If you’ve been following the news, you’ve probably heard about the tragic situation currently occurring in Flint, MI. A change in water sources has led to lead contamination in their public supply of water. Thousands of people have been affected.

Not surprisingly, the Flint water crisis has left some Michigan residents reluctant to drink tap water. Although the crisis is believed to be limited to Flint, many people throughout the state are drinking bottled water to err on the side of caution.

At Plymouth Dentistry, we certainly understand this abundance of caution. But there are a few things about bottled water that you should keep in mind when it comes to your dental care. So in today’s post, we’re going to give you three facts to consider if you’re regularly consuming bottled water.

Fact #1: Most Bottled Water Does Not Contain Fluoride

Public supplies of water often have fluoride added to them. Fluoride is a mineral that helps to strengthen your enamel, helping to protect your teeth against tooth decay. Fluoride is so useful in the fight against tooth decay that it is one of the most common ingredients in toothpaste.

However, most bottled water companies demineralize their water supplies, leaving the water free of fluoride. According to the U.S. Food and Drug Administration, popular brands of bottled water that don’t contain fluoride include: Aqua Fresca, Clear Mountain, Crystal Springs, Culligan, Deja Blue, Evian, Glacier Bay, Ice Mountain, Nestlé Pure Life, Safeway-brand bottled water, Summit Valley, United Dairy Farmers-brand bottled water, Walgreens-brand bottled water, and Walmart-brand bottled water.

When you switch to bottled water, you lower your intake of fluoride. That’s not to say that you’re going to immediately start developing cavities when you begin drinking bottled water. But it does mean you will not be getting as much protection against tooth decay in your oral health routine.

Fact #2: Brushing and Flossing are EVEN More Important if You’re Drinking Bottled Water

Most of our patients know the importance of regular brushing and flossing. The American Dental Association recommends brushing at least twice a day, for two minutes at a time. The ADA also advises you to floss at least once a day.

Brushing and flossing are your first line of defense against plaque and tartar. Whenever you consume food or drink liquids other than water, a fine film of a yellowish bacteria known as plaque is left behind on the enamel of your teeth. Plaque is acidic, so it can dissolve holes into your enamel if it is not removed. Plaque can also cause gum disease when it accumulates under your gumline.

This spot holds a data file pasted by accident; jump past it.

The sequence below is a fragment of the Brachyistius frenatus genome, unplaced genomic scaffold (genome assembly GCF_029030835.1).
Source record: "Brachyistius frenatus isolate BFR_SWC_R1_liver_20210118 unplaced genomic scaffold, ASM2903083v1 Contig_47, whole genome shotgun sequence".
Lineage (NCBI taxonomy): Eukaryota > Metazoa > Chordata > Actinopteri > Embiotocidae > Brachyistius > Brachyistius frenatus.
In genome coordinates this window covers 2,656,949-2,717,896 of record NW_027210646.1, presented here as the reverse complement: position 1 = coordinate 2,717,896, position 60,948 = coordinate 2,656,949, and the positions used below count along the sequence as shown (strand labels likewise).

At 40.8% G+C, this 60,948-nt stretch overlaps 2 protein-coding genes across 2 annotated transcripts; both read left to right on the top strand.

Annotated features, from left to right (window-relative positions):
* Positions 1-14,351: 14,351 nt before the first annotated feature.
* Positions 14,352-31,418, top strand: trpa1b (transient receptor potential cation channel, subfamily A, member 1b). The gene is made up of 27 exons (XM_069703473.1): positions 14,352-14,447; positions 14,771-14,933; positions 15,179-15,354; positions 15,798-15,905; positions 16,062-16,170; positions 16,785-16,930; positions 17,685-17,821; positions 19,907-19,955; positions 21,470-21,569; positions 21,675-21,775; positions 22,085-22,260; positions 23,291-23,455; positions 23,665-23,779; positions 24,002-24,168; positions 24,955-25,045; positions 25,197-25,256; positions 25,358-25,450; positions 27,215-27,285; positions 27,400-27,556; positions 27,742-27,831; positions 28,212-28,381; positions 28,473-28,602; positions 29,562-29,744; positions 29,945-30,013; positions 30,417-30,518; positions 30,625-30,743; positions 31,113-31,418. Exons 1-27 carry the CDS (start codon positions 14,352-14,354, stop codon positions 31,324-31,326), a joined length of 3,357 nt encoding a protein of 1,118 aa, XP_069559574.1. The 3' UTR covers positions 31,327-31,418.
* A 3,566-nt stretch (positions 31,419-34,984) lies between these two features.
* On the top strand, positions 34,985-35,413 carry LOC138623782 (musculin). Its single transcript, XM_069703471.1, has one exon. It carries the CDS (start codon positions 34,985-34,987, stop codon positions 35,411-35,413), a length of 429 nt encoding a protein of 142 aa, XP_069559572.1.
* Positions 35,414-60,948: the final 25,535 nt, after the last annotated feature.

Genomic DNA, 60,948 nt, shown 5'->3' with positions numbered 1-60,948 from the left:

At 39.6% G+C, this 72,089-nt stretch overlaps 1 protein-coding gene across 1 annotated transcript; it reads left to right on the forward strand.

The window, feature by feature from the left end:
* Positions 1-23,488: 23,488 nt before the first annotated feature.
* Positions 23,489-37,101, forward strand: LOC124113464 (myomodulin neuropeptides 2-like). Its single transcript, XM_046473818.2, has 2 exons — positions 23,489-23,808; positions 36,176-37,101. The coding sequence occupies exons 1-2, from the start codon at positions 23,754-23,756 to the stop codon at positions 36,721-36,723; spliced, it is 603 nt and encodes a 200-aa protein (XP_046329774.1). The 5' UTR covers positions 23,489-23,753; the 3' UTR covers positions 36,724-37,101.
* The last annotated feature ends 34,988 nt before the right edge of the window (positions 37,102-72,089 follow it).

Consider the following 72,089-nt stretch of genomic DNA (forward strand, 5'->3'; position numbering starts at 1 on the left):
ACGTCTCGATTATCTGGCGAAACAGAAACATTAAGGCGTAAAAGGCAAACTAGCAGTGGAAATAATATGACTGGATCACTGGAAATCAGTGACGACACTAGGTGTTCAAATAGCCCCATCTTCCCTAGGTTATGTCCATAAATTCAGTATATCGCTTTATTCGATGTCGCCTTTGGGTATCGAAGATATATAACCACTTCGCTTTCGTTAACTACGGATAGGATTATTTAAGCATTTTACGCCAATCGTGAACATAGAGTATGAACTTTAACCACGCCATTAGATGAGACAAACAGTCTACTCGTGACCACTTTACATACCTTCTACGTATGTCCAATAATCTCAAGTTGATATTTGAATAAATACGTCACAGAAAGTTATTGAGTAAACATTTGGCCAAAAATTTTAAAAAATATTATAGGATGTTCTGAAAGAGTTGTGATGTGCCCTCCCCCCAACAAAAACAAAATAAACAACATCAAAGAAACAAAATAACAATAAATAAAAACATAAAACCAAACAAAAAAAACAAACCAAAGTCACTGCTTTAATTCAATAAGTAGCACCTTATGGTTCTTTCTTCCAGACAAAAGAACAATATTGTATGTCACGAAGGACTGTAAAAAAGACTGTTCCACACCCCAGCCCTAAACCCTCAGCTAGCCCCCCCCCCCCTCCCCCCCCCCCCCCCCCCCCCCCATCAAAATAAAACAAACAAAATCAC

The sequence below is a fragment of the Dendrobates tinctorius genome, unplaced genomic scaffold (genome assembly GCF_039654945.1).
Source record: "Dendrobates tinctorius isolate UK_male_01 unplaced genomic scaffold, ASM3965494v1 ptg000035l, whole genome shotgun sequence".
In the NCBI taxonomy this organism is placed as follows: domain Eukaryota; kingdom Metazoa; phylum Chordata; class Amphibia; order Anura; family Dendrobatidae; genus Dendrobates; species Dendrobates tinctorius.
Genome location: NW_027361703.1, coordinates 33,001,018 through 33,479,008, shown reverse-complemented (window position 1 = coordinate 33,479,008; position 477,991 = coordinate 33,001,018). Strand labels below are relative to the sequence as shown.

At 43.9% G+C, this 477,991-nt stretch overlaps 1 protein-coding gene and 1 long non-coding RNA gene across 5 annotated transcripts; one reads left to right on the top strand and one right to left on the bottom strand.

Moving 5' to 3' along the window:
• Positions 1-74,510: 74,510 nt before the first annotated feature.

If you’re drinking bottled water on a regular basis, you’re missing out on some of the protections of fluoride. That means it’s important to never forget to brush and floss your teeth, and have your children do likewise. The fluoride in the toothpaste will help protect you against tooth decay.

Speak to Dr. Feucht to see if you need to switch to a different brand of toothpaste or otherwise alter your dental health routine. Special toothpastes are available by prescription that contain a much higher level of fluoride. Dr. Feucht can help you determine (based off your risk of tooth decay) if prescription toothpaste is right for you.

Fact #3: Regular Dental Exams are EVEN More Important if You’re Drinking Bottled Water

The American Dental Association also recommends undergoing a dental exam and cleaning every six months. During a dental cleaning, a dental hygienist uses ultrasonic tools to remove plaque and tartar. No matter how well you brush and floss your teeth, it’s impossible to remove every deposit of plaque and tartar on your own.

A dental cleaning is necessary to remove plaque from the areas of your mouth that you’re unable to reach yourself. Dental cleanings are also needed to remove hardened deposits of tartar, which generally cannot be removed without professional help. Best of all, a dental cleaning greatly lowers your risk of tooth decay and can even reverse the early stages of gum disease.

If you’re drinking bottled water, you’re at a greater risk for tooth decay and gum disease than someone who drinks fluoridated water. So don’t miss an appointment! We want to be your home for Plymouth family dentistry. We can provide family dentistry and cosmetic dentistry services for everyone in the family. Make an appointment today by calling (734) 224-4359.